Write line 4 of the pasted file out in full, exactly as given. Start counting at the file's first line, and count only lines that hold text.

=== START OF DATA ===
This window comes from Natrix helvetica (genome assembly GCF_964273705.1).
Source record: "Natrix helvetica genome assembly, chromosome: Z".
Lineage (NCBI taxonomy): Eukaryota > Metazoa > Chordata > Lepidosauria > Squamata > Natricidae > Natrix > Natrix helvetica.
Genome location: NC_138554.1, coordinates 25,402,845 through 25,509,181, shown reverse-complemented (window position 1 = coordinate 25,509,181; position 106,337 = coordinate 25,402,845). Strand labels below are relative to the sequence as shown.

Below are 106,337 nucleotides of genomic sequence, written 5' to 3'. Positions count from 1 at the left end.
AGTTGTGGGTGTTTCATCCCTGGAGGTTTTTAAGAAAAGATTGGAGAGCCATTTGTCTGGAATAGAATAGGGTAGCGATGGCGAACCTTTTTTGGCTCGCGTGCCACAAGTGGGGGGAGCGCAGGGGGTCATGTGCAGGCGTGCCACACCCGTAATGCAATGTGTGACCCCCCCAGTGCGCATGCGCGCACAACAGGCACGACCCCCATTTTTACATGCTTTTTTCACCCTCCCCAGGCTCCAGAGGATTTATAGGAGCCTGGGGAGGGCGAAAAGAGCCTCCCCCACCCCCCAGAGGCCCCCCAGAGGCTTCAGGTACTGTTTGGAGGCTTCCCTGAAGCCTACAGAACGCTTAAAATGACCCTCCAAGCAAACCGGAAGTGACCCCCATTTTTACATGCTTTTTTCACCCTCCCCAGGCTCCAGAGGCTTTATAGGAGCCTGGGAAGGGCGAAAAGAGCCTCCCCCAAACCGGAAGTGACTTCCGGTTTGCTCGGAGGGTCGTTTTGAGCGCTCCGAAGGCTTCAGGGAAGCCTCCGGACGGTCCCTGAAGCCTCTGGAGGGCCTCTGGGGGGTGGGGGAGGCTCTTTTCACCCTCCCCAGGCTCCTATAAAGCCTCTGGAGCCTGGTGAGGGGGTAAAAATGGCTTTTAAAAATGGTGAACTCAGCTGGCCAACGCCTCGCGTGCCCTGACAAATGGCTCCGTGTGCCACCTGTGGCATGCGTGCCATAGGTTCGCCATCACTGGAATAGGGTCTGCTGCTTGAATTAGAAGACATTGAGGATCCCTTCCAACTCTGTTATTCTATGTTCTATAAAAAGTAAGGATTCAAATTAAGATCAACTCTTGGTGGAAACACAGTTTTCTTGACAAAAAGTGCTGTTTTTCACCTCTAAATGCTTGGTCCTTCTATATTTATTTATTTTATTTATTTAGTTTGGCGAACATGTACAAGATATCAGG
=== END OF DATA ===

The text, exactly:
Genome location: NC_138554.1, coordinates 25,402,845 through 25,509,181, shown reverse-complemented (window position 1 = coordinate 25,509,181; position 106,337 = coordinate 25,402,845). Strand labels below are relative to the sequence as shown.